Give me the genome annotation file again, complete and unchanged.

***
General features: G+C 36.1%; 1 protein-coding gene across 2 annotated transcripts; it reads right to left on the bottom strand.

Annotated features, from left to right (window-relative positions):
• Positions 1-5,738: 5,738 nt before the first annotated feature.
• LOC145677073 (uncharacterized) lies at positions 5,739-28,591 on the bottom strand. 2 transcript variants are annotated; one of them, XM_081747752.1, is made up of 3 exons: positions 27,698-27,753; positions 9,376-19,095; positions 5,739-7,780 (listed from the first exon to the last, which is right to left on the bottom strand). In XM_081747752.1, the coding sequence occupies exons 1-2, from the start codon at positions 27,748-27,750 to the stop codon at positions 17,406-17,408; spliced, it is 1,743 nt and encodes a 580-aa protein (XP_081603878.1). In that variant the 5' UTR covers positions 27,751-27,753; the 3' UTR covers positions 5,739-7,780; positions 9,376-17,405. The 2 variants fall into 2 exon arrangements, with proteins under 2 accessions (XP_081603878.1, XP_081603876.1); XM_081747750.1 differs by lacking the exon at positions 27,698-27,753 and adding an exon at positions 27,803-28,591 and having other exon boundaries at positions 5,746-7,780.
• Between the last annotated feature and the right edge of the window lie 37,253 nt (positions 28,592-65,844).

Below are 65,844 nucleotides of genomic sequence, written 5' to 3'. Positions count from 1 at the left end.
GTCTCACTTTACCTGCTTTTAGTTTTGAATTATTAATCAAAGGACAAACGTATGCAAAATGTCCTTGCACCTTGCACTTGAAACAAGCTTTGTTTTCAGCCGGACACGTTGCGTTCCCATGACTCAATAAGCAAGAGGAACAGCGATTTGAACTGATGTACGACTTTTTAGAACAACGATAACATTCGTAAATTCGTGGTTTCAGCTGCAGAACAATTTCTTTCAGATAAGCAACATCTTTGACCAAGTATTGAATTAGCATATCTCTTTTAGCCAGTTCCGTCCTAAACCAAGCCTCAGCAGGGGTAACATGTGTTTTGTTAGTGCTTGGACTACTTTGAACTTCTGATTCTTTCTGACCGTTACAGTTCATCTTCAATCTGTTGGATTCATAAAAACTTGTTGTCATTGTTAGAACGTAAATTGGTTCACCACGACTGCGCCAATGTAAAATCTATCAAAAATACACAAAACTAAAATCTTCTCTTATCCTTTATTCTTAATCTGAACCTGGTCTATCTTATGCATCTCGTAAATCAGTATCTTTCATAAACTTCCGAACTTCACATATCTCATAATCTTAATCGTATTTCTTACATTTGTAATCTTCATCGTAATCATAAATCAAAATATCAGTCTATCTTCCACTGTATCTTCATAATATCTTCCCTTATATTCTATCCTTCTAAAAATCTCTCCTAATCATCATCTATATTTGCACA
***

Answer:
General features: G+C 36.1%; 1 protein-coding gene across 2 annotated transcripts; it reads right to left on the bottom strand.

Annotated features, from left to right (window-relative positions):
• Positions 1-5,738: 5,738 nt before the first annotated feature.
• LOC145677073 (uncharacterized) lies at positions 5,739-28,591 on the bottom strand. 2 transcript variants are annotated; one of them, XM_081747752.1, is made up of 3 exons: positions 27,698-27,753; positions 9,376-19,095; positions 5,739-7,780 (listed from the first exon to the last, which is right to left on the bottom strand). In XM_081747752.1, the coding sequence occupies exons 1-2, from the start codon at positions 27,748-27,750 to the stop codon at positions 17,406-17,408; spliced, it is 1,743 nt and encodes a 580-aa protein (XP_081603878.1). In that variant the 5' UTR covers positions 27,751-27,753; the 3' UTR covers positions 5,739-7,780; positions 9,376-17,405. The 2 variants fall into 2 exon arrangements, with proteins under 2 accessions (XP_081603878.1, XP_081603876.1); XM_081747750.1 differs by lacking the exon at positions 27,698-27,753 and adding an exon at positions 27,803-28,591 and having other exon boundaries at positions 5,746-7,780.
• Between the last annotated feature and the right edge of the window lie 37,253 nt (positions 28,592-65,844).

Below are 65,844 nucleotides of genomic sequence, written 5' to 3'. Positions count from 1 at the left end.
GTCTCACTTTACCTGCTTTTAGTTTTGAATTATTAATCAAAGGACAAACGTATGCAAAATGTCCTTGCACCTTGCACTTGAAACAAGCTTTGTTTTCAGCCGGACACGTTGCGTTCCCATGACTCAATAAGCAAGAGGAACAGCGATTTGAACTGATGTACGACTTTTTAGAACAACGATAACATTCGTAAATTCGTGGTTTCAGCTGCAGAACAATTTCTTTCAGATAAGCAACATCTTTGACCAAGTATTGAATTAGCATATCTCTTTTAGCCAGTTCCGTCCTAAACCAAGCCTCAGCAGGGGTAACATGTGTTTTGTTAGTGCTTGGACTACTTTGAACTTCTGATTCTTTCTGACCGTTACAGTTCATCTTCAATCTGTTGGATTCATAAAAACTTGTTGTCATTGTTAGAACGTAAATTGGTTCACCACGACTGCGCCAATGTAAAATCTATCAAAAATACACAAAACTAAAATCTTCTCTTATCCTTTATTCTTAATCTGAACCTGGTCTATCTTATGCATCTCGTAAATCAGTATCTTTCATAAACTTCCGAACTTCACATATCTCATAATCTTAATCGTATTTCTTACATTTGTAATCTTCATCGTAATCATAAATCAAAATATCAGTCTATCTTCCACTGTATCTTCATAATATCTTCCCTTATATTCTATCCTTCTAAAAATCTCTCCTAATCATCATCTATATTTGCACA